His first participation was at underage for the then St Patrick’s, Bangor. He advanced in his teens to St Muredach’s College, to a senior championship medal with a North Mayo amalgamation, and three consecutive North Mayo Junior championship finals.
A Connacht U-21 championship medal with Mayo in ‘71/72, county junior and intermediate titles when St Patrick’s changed to Kiltane, in 1972 and 1973, an All-Ireland Comortas medal with Tourmakeady, his selection as Kiltane Player of the Year in 1977, a county over 30’s medal with Kiltane/Belmullet in 1991, all followed.
In administration, Richard was club secretary from 1979-87, PRO from 1988/91, Development officer ‘92/94, joint treasurer ‘95/97, and chairman since 1998. He was Mayo Minor selector from 2000 to ‘02 and has been refereeing since 1981. He has also been attending County Board meetings since 1989 “And he has enjoyed every minute of his involvement,” said Susan.
Characteristically, Richard shunned any talk of self-sacrifice. But the appreciation of those aware of his generosity of time and effort was reflected in the numbers who came out to celebrate with him. From Dublin they came, and from Belfast, and Balla, Belmullet, Foxford, Westport, and Kiltane.
The most revealing tribute about the quality of the man came, perhaps, in an e-mail to the hotel from his son Brian in Sydney stating that it was a shame Richard was forced into retirement . . . at the tender age of 45.
In reading the citation for Peter Reynolds, Seamus Moran said he had given long service as a player, official, coach and referee. Peter was available morning noon and night to help out where possible and when he was needed. He was held in very high esteem in the club and the evidence of this was reflected in the large turn-out of people from the Westport club at the function.
One of Peter’s sayings, he said, was: ‘A good umpire is better than a bad corner forward.’ He was also known in the club as Mr AOB. When it came to any other business at meetings Peter, without fail, had another point for discussion and a further half hour at least was added to the meeting.’
“We thank him for his commitment and hope he will have many more years of participation and enjoyment.” said Seamus.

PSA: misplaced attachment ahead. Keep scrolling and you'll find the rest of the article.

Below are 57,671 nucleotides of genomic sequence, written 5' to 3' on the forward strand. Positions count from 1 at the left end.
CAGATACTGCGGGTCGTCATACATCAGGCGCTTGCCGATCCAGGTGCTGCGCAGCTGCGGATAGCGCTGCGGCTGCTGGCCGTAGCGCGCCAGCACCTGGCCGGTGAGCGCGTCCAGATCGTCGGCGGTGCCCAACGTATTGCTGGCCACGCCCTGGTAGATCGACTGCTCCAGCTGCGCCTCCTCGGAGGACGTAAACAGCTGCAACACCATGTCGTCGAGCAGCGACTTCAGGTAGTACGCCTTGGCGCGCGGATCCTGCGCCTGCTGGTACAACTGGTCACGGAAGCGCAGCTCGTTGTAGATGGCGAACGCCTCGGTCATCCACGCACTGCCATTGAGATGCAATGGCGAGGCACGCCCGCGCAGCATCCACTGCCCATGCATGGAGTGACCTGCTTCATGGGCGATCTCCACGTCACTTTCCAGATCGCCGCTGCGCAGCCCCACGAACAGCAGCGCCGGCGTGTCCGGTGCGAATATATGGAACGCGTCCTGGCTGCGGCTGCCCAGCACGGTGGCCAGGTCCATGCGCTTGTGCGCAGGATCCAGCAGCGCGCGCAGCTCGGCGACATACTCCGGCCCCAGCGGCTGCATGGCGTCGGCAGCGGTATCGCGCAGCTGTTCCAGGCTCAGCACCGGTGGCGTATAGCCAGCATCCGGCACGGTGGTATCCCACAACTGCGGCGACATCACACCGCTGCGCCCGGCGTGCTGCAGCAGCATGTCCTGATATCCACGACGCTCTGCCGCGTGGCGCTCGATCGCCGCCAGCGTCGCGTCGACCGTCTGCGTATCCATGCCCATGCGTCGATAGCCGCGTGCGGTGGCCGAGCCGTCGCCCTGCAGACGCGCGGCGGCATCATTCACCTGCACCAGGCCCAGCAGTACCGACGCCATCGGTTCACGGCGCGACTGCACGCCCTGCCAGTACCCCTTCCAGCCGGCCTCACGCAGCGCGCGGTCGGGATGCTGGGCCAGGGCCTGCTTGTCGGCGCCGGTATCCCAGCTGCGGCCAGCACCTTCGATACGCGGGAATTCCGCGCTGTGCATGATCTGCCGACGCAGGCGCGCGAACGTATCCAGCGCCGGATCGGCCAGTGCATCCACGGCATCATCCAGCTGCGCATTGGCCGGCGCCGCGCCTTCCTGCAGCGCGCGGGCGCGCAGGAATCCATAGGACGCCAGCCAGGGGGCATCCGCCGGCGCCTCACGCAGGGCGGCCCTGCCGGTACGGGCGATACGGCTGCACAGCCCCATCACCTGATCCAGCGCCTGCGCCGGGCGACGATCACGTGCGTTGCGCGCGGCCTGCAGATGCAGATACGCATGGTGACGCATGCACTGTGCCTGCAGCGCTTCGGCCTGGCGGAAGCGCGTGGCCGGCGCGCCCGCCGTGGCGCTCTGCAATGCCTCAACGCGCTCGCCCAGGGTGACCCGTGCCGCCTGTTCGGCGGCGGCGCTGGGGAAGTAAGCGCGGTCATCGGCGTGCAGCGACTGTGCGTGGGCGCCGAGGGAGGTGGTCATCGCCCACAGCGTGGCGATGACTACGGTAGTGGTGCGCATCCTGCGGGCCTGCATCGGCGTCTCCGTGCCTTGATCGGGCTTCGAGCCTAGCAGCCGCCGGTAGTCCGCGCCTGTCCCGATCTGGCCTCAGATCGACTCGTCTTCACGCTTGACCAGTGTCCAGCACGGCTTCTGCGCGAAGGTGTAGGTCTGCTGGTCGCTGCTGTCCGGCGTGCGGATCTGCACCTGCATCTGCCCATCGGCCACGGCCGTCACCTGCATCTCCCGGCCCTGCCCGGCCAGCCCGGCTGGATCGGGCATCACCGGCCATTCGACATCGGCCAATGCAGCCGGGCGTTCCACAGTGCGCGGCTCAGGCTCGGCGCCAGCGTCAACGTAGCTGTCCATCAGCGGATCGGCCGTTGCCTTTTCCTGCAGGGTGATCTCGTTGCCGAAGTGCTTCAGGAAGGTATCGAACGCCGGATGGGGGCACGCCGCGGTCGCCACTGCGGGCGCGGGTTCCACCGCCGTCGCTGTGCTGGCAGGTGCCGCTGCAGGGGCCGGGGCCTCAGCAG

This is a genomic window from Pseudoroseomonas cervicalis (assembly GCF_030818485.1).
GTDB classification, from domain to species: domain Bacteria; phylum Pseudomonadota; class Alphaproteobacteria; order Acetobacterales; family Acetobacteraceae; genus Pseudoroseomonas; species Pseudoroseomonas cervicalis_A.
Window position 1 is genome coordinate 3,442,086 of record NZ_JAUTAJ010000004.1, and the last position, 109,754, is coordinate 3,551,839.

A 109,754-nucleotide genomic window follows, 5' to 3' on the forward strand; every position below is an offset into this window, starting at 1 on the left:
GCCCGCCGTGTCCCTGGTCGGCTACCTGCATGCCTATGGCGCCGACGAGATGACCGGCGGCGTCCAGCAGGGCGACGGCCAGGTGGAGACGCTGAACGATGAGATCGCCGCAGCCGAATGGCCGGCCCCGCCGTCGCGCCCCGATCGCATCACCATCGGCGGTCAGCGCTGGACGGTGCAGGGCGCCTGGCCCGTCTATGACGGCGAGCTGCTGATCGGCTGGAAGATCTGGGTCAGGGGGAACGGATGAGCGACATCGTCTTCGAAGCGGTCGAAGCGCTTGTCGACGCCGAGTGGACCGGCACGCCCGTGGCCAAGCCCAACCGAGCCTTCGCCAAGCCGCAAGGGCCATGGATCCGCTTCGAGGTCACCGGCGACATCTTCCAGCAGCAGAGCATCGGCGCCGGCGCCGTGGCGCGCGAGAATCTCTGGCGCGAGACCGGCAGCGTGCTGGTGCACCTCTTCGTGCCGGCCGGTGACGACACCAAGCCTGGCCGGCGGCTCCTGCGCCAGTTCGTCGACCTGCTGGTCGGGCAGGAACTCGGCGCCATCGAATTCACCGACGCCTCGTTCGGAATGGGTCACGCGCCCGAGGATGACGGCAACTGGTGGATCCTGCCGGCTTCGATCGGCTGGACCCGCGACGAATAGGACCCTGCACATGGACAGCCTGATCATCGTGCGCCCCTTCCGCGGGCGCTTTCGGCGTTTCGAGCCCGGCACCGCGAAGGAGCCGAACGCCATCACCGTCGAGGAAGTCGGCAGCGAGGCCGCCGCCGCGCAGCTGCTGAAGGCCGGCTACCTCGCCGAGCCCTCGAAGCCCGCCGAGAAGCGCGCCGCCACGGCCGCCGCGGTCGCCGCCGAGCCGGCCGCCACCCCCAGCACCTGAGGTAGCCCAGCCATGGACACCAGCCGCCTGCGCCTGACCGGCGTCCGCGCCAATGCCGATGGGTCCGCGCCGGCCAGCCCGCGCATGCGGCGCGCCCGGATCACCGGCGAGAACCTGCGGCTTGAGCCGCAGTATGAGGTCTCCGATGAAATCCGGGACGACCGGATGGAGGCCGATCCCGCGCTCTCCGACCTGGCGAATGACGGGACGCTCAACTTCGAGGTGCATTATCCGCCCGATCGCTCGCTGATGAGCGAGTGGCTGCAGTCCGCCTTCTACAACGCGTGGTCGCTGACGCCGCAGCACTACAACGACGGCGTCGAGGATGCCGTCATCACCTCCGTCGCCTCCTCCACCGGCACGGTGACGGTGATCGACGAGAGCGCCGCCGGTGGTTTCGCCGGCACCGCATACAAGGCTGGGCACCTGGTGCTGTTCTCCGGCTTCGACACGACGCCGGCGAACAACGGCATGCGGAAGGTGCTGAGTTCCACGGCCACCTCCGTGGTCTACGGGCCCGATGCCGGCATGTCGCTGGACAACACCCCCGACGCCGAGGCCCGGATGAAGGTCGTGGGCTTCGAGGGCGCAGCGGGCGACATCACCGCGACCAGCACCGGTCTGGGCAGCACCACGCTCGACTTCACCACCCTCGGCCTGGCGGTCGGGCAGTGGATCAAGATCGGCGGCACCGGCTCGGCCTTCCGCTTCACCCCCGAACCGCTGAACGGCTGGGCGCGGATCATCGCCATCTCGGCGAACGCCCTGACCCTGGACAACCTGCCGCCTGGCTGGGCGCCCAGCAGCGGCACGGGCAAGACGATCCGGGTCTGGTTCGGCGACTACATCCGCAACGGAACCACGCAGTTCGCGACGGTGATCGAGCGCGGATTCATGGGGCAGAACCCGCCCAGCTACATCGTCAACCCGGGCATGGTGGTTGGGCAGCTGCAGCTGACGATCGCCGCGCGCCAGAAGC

Of Peter Geraghty, Cathal Kelly said if he were to list all he had done they would be there all night. He won an All-Ireland Vocational medal with Mayo and East Mayo minor and junior medals with Swinford. He coached underage players, and had been involved in administration since 1977 as secretary, chairman, and chairman of Bord Na nOg. “He is a referee and county Board delegate, and his involvement is not finished yet, said Cathal. “His influence means everything to people in Swinford.”
People like those honoured are becoming scarce, even in the GAA. The dwindling number of enthusiastic volunteers is a cause of concern in many clubs. Dr Loftus appealed for greater involvement by young people in GAA. Those who did get involved would find the work very fulfilling, he said.
The Green and Red Trust was founded in 1989 to help former players down on their luck. It is a unique, voluntary group in the GAA, and has provided help down the years for many former players in need. The present members of the Trust are Fr Leo Morahan, Johnny Carey, Billy Flynn, Jim Fleming, JP Kean, Paddy Muldoon, Sean McManamon, John Nealon and Mick Ruane.
County Board chairman James Waldron paid tribute to all the recipients and singled out Pat Gavin for all those he had helped in New York. He was witness to Pat’s great knowledge of New York, and in particular of the many houses he was able to identify as he drove to the Catskills in 2004. It was as if he driving from Aghagower to Westport, he said.
James said the board was embarking on their biggest ever project, the development of McHale Park as the county headquarters. They would need all the help they could get from home and abroad, to see the project to fruition.
It was only right, he added, that the county had a headquarters of which they could be proud, and when MacHale Park was completed it would be among the best stadiums in the country.
Johnny Carey, chairman, and master of ceremonies, paid tribute to founder members of the Trust, Joe Langan and Johnny Mulvey who died during the year, and he appealed for more footballers to join the Trust Fund.